It is about time!  The Leicester University researcher, Prof Chris Brightling, Wellcome Senior Research Fellow is leading a team on a five year EU quest to – ultimately – individualize the COPDer treatment.  Currently, we’re pretty much given the same inhalers to help open our airways for better breathing and most COPD inhalers were developed for asthma patients – quite different from
Chronic Obstructive Pulmonary Disease.  (COPD)

I’ve taken many different inhalers over the years, none worked well – for me – as my present three inhalers.

For example, I’ve been on the same inhalers about five years – nothing newer or better has been developed and approved for use in the United States.  The last new inhaler I’ve taken for COPD was initially an incredible boost to my lungs.  The 24-hour inhaler, Spiriva, recommended to take in the morning was so powerful for me I took it at night and every morning was able to exercise three hours or so before breakfast and taking my other inhalers.  Not everyone has the same reaction and some don’t take it for various reasons – we’re all different.  This is the first time we’ve had research into our differences and I applaud and thank them on behalf of future COPDers.

These days I take it in the morning as time and COPD march on.


“A Leicester University researcher is leading an international team in the development of a tool to help tailor the treatment of asthma and chronic obstructive pulmonary disease (COPD).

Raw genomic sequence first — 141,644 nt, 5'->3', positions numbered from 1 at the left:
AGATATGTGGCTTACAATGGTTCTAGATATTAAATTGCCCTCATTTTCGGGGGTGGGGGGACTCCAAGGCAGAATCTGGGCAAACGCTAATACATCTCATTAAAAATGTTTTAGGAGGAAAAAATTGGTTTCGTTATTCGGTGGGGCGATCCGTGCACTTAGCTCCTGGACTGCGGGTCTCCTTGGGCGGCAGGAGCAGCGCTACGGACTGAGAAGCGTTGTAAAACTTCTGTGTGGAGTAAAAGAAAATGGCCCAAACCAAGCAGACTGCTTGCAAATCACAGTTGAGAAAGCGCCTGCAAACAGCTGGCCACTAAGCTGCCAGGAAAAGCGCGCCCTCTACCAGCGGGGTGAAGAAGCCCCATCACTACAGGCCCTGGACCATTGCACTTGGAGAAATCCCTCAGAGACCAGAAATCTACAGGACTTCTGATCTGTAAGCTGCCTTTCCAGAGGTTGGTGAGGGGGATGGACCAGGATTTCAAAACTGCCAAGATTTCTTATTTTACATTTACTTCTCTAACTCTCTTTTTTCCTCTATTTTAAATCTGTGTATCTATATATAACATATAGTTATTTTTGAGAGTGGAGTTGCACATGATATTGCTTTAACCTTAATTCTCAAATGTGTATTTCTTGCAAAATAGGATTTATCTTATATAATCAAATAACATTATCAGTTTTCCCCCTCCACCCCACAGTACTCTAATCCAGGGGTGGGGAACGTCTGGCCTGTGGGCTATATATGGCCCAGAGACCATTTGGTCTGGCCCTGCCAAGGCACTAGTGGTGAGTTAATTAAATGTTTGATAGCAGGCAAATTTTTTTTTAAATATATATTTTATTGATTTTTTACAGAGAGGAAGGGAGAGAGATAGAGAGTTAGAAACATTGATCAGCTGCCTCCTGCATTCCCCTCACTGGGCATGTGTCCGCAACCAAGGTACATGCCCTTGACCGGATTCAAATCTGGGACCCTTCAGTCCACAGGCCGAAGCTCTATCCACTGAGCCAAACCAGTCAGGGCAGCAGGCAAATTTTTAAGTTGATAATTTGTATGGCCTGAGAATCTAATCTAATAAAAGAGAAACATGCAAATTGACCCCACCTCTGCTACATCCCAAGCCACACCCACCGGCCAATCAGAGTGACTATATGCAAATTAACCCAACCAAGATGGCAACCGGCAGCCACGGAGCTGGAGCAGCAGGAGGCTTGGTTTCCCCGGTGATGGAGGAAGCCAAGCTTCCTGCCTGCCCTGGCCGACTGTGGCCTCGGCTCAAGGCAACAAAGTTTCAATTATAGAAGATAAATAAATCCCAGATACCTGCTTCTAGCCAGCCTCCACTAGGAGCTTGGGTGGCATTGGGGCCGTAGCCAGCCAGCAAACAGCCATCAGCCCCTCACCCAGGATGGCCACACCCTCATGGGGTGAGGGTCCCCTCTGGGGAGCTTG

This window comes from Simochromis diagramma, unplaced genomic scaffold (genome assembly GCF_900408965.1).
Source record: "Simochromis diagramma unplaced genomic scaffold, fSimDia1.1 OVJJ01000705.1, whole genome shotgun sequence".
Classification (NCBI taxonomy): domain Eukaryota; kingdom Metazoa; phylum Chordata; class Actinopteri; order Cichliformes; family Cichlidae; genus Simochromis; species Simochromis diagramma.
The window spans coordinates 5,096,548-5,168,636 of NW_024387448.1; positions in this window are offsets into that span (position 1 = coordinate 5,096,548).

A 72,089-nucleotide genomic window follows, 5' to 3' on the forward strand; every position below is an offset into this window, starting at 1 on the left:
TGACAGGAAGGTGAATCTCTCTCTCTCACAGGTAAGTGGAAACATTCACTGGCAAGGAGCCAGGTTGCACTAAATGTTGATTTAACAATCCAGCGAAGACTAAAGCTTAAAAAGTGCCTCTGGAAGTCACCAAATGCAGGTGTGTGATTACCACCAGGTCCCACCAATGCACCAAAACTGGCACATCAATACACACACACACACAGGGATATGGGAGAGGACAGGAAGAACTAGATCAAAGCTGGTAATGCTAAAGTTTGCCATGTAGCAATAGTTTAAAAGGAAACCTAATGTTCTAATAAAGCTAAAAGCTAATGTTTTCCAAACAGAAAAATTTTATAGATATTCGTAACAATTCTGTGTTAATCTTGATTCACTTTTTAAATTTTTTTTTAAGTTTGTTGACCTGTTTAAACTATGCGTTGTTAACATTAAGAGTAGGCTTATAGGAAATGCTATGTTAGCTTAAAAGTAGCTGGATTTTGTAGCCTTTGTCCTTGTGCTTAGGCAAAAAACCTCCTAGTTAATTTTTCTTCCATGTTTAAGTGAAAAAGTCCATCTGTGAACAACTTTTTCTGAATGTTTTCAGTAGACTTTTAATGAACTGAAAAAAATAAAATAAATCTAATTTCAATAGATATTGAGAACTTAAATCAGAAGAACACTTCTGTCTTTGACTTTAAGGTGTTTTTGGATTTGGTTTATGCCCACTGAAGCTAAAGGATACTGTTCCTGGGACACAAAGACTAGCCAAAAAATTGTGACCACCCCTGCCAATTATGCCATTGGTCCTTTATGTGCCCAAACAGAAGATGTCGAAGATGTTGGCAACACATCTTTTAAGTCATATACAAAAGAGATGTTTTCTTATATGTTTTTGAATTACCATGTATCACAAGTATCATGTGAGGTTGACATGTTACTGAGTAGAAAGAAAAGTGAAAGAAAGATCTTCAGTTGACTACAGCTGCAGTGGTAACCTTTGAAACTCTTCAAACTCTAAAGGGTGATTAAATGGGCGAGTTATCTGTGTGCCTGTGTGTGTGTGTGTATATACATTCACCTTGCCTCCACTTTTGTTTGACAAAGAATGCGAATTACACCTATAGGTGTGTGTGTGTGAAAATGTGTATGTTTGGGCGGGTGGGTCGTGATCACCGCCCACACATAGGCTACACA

Prof Chris Brightling, Wellcome Senior Research Fellow at Leicester University and an honorary consultant based at Glenfield Hospital, is spearheading the five-year EU project, dubbed AirPROM.

According to Leicester University, the project will create computed and physical models of the whole airways system, to help scientists and doctors predict how patients might react to different treatments.

Damaged, inflamed or obstructed airways are common in people with COPD and asthma, which makes breathing difficult. The current methods to detect and treat these conditions do not always consider individual differences in the airways that make each person unique. As a consequence, people with these conditions may not receive the most effective treatment.

While scientists are working on more advanced, targeted approaches to treatment, they have been unable to match these treatments to the right patients and explain the reasons behind this.

The AirPROM research team will make a computed model of the cells in an airway and a physical model of the airways, to assess how air flows through the lungs and why it becomes obstructed in people with asthma and COPD.

By using these unique models, along with existing data from tests that measure lung capacity and highly detailed X-rays, known as CT scans, the scientists will be able test new therapies, which will enable them to tailor treatments to the individual.

The aim is to use this information to generate an extensive database that will be able to link the characteristics of different airways to a particular treatment in the future, helping health professionals provide personalized treatment for people with COPD and asthma.

These tools will also help scientists predict how the diseases will progress and the effect on the airways, to help monitor the future risk to patients.